Jump to content
Linguaholic

Shakespeare's influence on the English vocabulary


thekernel
 Share

Recommended Posts

Is it possible in today's world for a single writer to have the same influence over a language as Shakespeare? As we all know, he is responsible for the conjuring of many words and phrases, oftentimes creating new words out of prefixes and suffixes not before used in that sense. Words and terms such as "majestic", "fashionable", "cold-blooded" and "discontent" have all been traced back to his writings.

Today, much of the modern changes to our lexicon can be attributed to the rise of the internet. "[To] Google" is now a dictionary-certified verb. Beyond that, is there any reason to believe that a single person could impact a change in our vocabulary to the extent of Shakespeare?

Link to comment
Share on other sites

Improve your knowledge of any language online

You should never say never, but it doesn't seem likely. By today's world, do you mean your lifetime, or the 21st century, or something else? I think when eugenics and the consumption/insertion of nanomachines becomes commonplace, there will undoubtedly be multiple prolific writers on the same level as Shakespeare, or greater. That might happen in half a century, or later. But I don't think there's going to be a dude who can be as prolific and as influential as Shakespeare in the next 10-15 years.

Link to comment
Share on other sites

Doubtful.

The issue here isn't that he was even that prolific (37 plays, 154 sonnets), it is that he was prolific, consistently good, and popular at the right time to influence a whole culture that was on the ascendance. The beginning of England as we know it, essentially, and the English language and literature as its own thing.

But more than that, there is simply no way that our post-moveable type, post-printing press, post-universal literacy could have a single person produce such a huge *percentage* of the culture.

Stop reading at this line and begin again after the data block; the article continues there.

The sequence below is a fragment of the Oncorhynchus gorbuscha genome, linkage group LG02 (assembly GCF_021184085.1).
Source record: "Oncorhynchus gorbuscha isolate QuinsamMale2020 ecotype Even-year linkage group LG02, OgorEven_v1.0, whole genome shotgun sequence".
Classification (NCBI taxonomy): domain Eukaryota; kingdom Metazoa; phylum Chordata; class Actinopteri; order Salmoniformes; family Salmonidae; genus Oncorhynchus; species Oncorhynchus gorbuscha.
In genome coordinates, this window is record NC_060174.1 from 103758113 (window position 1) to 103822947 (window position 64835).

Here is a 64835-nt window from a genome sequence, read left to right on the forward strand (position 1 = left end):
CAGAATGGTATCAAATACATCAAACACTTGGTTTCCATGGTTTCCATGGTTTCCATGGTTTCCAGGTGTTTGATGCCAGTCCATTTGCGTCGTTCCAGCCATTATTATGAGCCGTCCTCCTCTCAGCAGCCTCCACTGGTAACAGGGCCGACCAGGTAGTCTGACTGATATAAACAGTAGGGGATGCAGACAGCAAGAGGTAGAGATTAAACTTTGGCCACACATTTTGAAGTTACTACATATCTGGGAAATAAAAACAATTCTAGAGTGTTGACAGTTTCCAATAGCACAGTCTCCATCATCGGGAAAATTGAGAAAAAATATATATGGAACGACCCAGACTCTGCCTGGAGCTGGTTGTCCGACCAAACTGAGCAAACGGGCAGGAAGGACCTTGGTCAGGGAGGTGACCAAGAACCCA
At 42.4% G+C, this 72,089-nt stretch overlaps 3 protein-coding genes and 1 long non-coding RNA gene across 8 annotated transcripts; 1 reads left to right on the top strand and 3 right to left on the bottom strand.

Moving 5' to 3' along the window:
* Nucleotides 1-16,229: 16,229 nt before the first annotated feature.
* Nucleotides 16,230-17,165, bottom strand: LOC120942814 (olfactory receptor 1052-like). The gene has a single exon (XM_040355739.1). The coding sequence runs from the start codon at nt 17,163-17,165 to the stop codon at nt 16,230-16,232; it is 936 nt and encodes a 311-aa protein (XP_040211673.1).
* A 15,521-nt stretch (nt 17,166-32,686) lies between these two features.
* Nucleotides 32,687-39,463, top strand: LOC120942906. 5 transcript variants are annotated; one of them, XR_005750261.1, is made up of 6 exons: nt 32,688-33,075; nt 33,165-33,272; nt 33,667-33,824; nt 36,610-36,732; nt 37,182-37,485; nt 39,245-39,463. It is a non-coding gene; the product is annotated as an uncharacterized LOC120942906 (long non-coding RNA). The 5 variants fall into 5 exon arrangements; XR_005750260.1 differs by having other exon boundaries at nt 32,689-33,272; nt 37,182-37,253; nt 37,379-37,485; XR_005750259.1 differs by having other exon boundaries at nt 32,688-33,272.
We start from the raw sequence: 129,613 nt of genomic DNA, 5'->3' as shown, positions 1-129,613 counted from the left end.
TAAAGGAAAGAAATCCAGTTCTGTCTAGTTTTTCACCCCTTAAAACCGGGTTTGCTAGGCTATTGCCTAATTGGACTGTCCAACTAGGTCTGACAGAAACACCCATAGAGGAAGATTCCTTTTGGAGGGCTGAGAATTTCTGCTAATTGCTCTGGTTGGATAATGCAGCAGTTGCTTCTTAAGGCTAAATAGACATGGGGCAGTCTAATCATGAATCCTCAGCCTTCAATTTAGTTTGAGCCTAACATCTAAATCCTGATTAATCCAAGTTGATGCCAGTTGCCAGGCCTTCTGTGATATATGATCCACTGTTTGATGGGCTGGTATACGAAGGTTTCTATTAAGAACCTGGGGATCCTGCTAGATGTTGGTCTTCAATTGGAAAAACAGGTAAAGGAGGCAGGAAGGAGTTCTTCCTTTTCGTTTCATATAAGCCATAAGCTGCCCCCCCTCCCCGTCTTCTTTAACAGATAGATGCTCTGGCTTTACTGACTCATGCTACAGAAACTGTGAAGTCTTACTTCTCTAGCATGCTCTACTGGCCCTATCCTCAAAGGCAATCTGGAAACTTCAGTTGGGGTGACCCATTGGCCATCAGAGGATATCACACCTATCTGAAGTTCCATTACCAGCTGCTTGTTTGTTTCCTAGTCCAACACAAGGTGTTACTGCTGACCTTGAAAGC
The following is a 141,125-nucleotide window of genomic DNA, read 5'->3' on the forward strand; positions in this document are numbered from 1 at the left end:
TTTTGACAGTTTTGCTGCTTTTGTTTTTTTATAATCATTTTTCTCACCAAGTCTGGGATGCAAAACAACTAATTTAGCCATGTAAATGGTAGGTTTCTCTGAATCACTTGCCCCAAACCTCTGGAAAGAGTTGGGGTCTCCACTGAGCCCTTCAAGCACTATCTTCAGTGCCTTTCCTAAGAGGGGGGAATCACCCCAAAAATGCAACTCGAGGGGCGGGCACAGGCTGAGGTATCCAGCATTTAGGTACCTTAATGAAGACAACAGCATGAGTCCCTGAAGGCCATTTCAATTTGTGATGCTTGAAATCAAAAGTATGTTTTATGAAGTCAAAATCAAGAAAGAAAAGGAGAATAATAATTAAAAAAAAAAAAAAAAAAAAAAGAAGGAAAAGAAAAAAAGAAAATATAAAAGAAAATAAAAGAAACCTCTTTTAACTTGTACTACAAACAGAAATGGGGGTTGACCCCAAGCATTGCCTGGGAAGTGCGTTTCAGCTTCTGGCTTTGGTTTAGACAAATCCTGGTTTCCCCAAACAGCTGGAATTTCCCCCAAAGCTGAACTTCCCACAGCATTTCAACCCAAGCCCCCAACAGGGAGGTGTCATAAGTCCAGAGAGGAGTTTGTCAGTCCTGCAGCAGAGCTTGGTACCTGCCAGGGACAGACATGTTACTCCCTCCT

For example, Agatha Christie is credited as being the best selling 20th Century author, but if you look at her best selling book, And Then There Were None, it shares its 1940 publication year with For Whom the Bell Tolls, Native Son, The Power and the Glory, and The Heart is a Lonely Hunter.

And that isn't including hundreds of lesser known (or less familiar to me) novels, plus plays, poems, and short fiction. Plus movies and popular music, and now we have the internet on top of that.

There is no way to gain the sort of share that would allow that big of an influence nowadays.

Link to comment
Share on other sites

I think it would be extremely doubtful for all the reasons previously stated on this thread.  We are no longer living in circumstances that would foster that kind of influence on language from one individual. 

These days the influence comes more so from technology and the modes of communication that it enables.  Thus we see how emoticons and texting shorthand have been influential upon our language; not necessarily in a positive way.  The new terminology grew out of a collective need to communicate within the constraints of texting, that messages have to be short. 

We do see from time to time that a celebrity or a public figure's manner of speaking might have some influence, but it tends to be short-lived or it may be just a phrase or two that everyone recognizes.  I think this happens with the spoken word more so than writing. 

But these days, I don't think writers have that kind of influence any longer partly because, sadly, it's only a small percentage of people who read books -- aside from celebrity books and other topical books -- books of substance that will endure as classics. 

Link to comment
Share on other sites

Shakespeare lived in a time when world was beginning to reinvent itself, and you could argue that he was even partially responsible for that. These days people seem to think they know everything, that they've already discovered everything there is to be discovered. The only words that get added to the dictionary are ones that have no right existing (e.g. irregardless). I think someone like Shakespeare only comes along once every few centuries, and I would argue that the last person to even start to come close to his greatness was James Joyce.

Link to comment
Share on other sites

The only words that get added to the dictionary are ones that have no right existing (e.g. irregardless).

Much as I dislike that word, Dictionaries are descriptive, not prescriptive.